Family Systems

Every member of the family unit is impacted by substance use. The family system is a key structure that helps clinicians understand and treat substance use disorder and prevent relapse. The family has intimate information about the individual’s relationship to substance use, to which no one else is privy. They might know how the relationship to alcohol developed, how it is maintained, what the main triggers are, and what positively and negatively influences substance use. The family system has the power to influence both the positive and negative contributing factors to alcohol use. By determining the family’s developmental stage, it is possible to target appropriate intervention and address the emotional and behavioral patterns of the family unit. A family systems interventional approach is useful because it identifies the impact of the environment on the individual and vice versa. This intervention works on building the framework of the family with each member acting as a pillar and with their own set of responsibilities.

Let’s take a look at the family system with an example. 

Gary has been married to Linda for 28 years. They have two grown children, Elise and David. Gary started drinking heavily after losing his job and endured a long and challenging search for a new job. He felt demoralized and as if he couldn’t provide for his family. Alcohol numbed his painful feelings. When Gary entered treatment, Linda assumed things would improve quickly. Gary’s goal was to bring his drinking down from 25 units per week to 18 units, but Linda assumed that his work with the therapist would result in abstinence within a month. Linda knew that sports games were a significant trigger for Gary, but instead of finding ways to support him to meet his goals, she nagged at him as he drank beer. 

Linda and Gary’s situation is typical of families managing substance use challenges. That said, struggles differ between each family based on factors like financial situations, culture, dynamics, and values.  Let’s look at how Linda could define her role and how she might support Gary with his alcohol use. 

  1. Communicating on the definition of appropriate alcohol.

A good place to begin is defining what it means to have an appropriate amount of alcohol. Linda may think that having one beer a week was suitable whereas Gary’s definition was to have one every other day. Communicating these definitions can be helpful in working together to create tangible goals at home. This is a conversation that can happen with the guidance of the therapist or medical doctor and between family members. In Gary’s case, he was engaging in gradual reduction. It would have been helpful for him to state his goals with Linda, and keep in mind that change doesn’t happen overnight. In this way, Linda could celebrate small successes, change her perception around milestones and progress, and leave room for ambiguity and challenges.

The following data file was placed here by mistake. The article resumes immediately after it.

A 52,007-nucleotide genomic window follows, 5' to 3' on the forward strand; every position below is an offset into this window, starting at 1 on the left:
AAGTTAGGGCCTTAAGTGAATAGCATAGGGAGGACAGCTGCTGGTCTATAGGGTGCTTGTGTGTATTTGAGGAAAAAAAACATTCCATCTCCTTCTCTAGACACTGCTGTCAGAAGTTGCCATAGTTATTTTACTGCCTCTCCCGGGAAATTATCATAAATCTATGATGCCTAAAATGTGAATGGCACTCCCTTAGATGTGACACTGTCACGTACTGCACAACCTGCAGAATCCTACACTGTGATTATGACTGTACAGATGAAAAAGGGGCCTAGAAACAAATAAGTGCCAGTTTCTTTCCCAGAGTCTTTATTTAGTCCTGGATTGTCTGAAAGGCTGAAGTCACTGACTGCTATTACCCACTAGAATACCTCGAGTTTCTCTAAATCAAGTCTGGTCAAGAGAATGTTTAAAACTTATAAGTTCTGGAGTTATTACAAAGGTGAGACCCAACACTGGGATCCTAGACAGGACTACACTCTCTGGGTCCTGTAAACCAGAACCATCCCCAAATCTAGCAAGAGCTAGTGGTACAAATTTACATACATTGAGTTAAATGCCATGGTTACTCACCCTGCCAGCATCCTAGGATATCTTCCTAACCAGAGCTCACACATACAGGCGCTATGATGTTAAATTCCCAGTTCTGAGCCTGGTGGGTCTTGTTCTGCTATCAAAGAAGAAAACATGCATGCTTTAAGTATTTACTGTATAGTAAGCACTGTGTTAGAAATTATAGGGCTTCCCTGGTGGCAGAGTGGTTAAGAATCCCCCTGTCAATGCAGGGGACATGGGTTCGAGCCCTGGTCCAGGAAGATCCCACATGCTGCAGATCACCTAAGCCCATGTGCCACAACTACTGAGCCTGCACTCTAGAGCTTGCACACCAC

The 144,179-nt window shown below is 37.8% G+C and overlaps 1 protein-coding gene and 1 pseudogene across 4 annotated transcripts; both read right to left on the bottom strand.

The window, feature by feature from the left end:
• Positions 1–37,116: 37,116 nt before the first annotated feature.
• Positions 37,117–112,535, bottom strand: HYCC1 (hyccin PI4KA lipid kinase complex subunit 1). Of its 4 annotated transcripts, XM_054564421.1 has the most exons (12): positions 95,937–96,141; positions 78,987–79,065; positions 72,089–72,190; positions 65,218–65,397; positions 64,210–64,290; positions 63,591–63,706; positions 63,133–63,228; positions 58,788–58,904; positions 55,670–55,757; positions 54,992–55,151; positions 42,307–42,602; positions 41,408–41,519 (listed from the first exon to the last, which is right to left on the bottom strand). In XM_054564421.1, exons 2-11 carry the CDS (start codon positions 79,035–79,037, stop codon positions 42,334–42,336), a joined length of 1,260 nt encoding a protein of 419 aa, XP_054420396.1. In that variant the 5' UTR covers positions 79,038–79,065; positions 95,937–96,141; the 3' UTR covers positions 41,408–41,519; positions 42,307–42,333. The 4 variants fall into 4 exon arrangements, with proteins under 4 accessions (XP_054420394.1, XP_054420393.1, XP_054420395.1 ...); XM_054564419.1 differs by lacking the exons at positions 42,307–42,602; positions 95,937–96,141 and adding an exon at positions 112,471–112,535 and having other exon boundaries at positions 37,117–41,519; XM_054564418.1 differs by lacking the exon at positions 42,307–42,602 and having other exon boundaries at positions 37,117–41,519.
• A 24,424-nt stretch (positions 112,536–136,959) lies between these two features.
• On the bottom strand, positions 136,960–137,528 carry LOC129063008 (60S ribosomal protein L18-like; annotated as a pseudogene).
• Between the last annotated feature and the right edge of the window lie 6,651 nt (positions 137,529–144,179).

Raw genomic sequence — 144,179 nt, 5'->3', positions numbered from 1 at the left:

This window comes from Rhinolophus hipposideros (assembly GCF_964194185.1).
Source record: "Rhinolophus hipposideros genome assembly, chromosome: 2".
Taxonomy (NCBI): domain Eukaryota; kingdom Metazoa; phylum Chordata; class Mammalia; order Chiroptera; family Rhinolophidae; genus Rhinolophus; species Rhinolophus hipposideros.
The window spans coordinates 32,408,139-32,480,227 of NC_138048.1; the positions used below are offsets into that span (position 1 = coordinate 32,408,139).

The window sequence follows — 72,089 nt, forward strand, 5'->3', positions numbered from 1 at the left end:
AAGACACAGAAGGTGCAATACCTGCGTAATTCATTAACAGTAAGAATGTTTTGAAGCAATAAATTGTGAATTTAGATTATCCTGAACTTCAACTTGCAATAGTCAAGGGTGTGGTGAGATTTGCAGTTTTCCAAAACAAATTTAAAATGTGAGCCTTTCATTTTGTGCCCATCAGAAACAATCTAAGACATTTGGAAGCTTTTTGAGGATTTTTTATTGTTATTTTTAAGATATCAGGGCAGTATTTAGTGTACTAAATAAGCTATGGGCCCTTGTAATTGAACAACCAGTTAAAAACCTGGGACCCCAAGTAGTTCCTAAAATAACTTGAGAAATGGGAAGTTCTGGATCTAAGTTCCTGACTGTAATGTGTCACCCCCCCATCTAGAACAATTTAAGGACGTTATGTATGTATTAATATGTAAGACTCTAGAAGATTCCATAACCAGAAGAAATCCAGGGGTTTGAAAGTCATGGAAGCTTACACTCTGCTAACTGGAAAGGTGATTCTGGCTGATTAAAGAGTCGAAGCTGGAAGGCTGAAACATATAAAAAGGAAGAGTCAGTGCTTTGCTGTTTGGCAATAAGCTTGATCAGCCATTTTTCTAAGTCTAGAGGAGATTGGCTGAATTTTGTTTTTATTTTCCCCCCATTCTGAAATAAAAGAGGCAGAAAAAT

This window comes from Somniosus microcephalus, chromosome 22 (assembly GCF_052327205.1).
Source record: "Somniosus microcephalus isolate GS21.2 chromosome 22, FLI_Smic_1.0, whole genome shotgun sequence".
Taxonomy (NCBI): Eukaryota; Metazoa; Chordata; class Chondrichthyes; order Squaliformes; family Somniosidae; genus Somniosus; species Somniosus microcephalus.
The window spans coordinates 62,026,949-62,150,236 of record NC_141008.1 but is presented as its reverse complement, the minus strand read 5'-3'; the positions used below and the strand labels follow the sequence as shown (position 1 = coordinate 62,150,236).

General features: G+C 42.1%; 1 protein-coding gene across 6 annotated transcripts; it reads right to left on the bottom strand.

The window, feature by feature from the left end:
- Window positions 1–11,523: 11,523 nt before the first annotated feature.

2. Creating a safe environment with triggers in mind.

Families can play an essential role in identifying triggers. One of Gary’s biggest triggers was sports games. He tended to drink heavily. Planning is where success begins and Linda and Gary could have worked together to ensure that they only stocked the fridge with the alcohol they intended to drink. Linda and the kids might have made special snacks and mocktails for the game and worked to create a safe and comfortable, non-judgmental environment for Gary. 

Now, what if Gary drank too much?

Since Linda and the kids can’t change how much Gary has consumed, it’s best to focus on what they can do at the moment. Rather than egg him on with belittling comments, they can be a strong pillar of support until he sobers up. The next day, they can have a candid and caring conversation about Gary’s goals, and help him get back on track. When you take shame out of the equation, you make room for vulnerability and change can occur at the level of substance use, and within the family system. It is also vital for Linda to remember to take time for herself and engage in self-care. That way, she can continue to support Gary and won’t experience resentment or burnout. 

Linda could connect empathetically with Gary. She might say:

“I noticed that yesterday was a hard day for you. How can I support you best?”

“A game is coming up, how can we plan as a family to support you?”

“How was your day?”

Since they are a family of four with unique personalities and attributes, it is helpful to assign different roles. Gary’s daughter Elise might be more patient when Gary has had too much to drink. At this time David, a good moderator, can support his Mom and later help to facilitate a conversation as a family. When you know your role in a family system, it is easier to take a step back if you feel out of your depths to make room for someone else who can navigate the situation better. If Linda gets heated, she can practice handing the reins to Elise and focusing on taking space in the moment so that she doesn’t further provoke Gary’s drinking. 

Understanding the nuances and roles within a family system takes time, observation, and patience. When it comes to substance use, family systems can be the key to understanding the pattern of drinking and moderating the role that environment plays.

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